Site Setting: Place and Time
The blend of plant and animal resources afforded in the ecotonal setting—a transition area at the juncture of physiographic regions—played an important role in the nature of prehistoric occupation. Further, the physiography of the area was such that it became a natural corridor for cultural exchange. In 1948 noted archeologist and ethnohistorian Alex Krieger hypothesized that the "Gilmore Corridor," a logical travel route through the Gulf Coastal Plain, northeast Texas and far beyond, had served as the primary route of cultural interchange between eastern North America and Mexico. The hypothesized interchange has never been substantiated, or at least not directly along the Gilmore Corridor, but the idea remains viable and intriguing.
A main prehistoric route through the Gilmore Corridor likely would have coincided with what would later become known as the Camino Real, or Old San Antonio Road (now State Highway 21/71), which passes several miles south of the site. In early historic times, the historic trail was called the Camino Real de los Tejas, a reference to the Caddoan peoples of northeast Texas after whom the state was named. In Late Prehistoric times there is considerable evidence that Caddo groups traded with peoples to the west in central Texas. By the mid-17th century, this ancient trail became a camino real, a royal road (trail, really) between colonial capitals on the northern frontier of the Spanish colonies.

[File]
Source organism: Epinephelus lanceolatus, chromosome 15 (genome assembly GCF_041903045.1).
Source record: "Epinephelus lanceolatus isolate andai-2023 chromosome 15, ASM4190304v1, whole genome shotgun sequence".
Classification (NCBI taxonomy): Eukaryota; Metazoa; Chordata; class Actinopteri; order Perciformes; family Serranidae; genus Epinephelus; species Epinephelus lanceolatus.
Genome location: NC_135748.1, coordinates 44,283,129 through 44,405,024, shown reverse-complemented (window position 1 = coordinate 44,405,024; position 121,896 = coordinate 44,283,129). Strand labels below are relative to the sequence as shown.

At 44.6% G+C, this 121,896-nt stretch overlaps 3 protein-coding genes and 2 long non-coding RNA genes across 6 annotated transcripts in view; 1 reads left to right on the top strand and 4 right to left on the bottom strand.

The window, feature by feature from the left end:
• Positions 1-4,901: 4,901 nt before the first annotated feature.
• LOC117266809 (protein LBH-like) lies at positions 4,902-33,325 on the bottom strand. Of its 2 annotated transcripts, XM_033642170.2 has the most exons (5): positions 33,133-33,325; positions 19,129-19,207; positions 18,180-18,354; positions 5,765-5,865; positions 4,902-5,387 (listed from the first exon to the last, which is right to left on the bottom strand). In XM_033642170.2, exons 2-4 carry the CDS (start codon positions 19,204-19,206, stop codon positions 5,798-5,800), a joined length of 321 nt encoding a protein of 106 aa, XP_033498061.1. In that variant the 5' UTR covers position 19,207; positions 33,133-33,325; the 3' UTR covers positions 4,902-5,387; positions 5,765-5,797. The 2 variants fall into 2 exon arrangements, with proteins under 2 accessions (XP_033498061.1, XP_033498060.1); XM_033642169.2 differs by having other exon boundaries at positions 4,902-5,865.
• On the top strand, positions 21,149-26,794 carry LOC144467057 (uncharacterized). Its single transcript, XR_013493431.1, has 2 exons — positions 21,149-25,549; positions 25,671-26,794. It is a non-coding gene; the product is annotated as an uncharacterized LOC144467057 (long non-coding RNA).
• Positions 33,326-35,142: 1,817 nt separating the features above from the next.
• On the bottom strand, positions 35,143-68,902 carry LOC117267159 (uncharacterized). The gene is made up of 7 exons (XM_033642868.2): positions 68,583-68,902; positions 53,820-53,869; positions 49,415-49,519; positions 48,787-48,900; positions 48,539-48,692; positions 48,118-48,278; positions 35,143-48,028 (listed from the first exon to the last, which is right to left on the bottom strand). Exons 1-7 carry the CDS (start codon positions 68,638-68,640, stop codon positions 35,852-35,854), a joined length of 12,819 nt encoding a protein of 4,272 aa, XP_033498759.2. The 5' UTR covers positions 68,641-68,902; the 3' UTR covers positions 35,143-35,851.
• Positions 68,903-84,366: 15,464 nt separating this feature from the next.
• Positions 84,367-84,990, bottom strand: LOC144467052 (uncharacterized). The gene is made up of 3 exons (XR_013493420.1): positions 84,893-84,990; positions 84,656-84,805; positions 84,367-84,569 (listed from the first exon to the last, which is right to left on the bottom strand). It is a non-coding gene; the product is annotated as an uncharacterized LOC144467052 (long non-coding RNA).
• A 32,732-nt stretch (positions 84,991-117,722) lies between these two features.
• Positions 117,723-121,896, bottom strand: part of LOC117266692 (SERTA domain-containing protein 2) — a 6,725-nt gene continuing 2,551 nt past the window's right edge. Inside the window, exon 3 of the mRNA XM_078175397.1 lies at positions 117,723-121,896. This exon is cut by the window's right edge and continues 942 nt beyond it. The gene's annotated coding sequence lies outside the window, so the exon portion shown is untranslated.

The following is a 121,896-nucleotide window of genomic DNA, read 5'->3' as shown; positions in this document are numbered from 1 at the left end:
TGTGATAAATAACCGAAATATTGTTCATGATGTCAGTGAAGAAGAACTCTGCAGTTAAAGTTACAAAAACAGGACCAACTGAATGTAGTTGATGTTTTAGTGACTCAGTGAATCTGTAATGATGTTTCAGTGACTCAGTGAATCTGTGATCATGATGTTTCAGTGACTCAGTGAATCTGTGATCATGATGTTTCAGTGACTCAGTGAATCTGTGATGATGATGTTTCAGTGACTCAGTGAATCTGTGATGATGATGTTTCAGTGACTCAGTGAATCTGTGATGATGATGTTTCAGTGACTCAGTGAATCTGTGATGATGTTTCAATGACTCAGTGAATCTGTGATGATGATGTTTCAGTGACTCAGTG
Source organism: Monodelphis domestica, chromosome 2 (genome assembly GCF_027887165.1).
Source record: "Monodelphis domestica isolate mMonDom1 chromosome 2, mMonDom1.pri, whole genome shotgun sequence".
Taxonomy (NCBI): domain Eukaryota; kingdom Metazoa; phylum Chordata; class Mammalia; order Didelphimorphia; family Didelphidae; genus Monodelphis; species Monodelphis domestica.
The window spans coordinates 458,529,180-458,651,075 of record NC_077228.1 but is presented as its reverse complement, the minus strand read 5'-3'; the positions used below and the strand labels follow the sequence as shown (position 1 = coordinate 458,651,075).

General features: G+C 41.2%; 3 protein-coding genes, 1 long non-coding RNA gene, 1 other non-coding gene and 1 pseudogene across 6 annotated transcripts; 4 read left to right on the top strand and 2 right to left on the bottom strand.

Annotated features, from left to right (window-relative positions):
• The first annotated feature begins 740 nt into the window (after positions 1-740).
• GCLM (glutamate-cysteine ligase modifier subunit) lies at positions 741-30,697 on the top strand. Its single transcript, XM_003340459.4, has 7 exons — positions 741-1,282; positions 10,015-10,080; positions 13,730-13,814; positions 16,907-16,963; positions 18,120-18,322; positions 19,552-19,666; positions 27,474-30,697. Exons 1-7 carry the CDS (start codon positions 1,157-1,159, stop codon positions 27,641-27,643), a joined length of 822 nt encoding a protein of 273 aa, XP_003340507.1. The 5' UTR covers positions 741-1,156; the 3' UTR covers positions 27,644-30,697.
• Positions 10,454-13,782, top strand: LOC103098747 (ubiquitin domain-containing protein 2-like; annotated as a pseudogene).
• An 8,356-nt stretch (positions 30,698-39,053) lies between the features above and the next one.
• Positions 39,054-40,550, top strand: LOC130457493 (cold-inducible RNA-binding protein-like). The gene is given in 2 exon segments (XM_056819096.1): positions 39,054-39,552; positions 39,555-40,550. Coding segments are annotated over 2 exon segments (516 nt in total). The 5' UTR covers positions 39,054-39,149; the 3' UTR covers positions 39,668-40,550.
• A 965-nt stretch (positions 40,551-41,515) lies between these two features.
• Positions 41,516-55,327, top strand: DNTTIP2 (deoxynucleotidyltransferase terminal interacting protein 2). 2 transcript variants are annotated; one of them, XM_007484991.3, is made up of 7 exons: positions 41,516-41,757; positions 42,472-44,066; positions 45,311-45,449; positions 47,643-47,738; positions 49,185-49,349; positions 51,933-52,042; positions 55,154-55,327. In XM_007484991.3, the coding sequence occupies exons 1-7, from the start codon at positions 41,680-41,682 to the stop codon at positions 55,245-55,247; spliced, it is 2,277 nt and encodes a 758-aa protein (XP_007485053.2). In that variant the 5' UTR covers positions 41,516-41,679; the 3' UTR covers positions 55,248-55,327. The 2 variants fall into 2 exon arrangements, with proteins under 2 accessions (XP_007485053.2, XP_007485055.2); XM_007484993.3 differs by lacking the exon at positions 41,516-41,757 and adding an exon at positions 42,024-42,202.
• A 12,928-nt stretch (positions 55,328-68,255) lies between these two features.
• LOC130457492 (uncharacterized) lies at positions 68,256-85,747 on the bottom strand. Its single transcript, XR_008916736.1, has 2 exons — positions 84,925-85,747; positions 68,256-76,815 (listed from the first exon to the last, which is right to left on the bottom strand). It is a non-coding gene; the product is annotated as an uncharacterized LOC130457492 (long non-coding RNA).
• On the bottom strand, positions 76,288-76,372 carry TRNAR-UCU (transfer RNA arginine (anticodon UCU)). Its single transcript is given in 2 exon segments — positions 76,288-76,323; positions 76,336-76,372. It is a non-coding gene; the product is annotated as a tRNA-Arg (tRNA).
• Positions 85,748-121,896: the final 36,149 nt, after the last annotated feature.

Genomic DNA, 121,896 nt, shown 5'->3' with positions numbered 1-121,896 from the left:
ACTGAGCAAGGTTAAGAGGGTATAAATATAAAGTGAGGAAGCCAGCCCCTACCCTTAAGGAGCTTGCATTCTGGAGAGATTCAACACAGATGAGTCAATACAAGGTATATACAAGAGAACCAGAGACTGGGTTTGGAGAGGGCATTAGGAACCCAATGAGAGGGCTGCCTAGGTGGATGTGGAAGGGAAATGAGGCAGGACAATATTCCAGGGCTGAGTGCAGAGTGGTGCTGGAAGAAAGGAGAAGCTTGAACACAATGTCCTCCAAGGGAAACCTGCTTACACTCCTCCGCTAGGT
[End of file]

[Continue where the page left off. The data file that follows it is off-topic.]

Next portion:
Although no direct evidence of trade or distant connections was documented at the McKinney Roughs site, its location near the ancient trail suggests that the peoples who camped there would have been aware of, and perhaps in some ways connected to, far away cultures.
When Was the Site Occupied?
Native peoples camped at the McKinney Roughs site long before the coming of the Spanish. The main period during which the site was used was about 800-2000 years ago, during what some archeologists call the Transitional Archaic period. As the name implies, this period represents a time of change at the end of the long Archaic era, which began some 10,000 years ago (8,000 B.C.). Around 800-1000 years ago (A.D. 1000-1200), the introduction of new technologies (bow and arrow weaponry and pottery making) marks the beginning of the Late Prehistoric period. Period classifications such as these are parts of a larger time scheme (cultural chronology) developed by archeologists as a framework used to help understand regional cultural patterns and changes in human lifeways over time.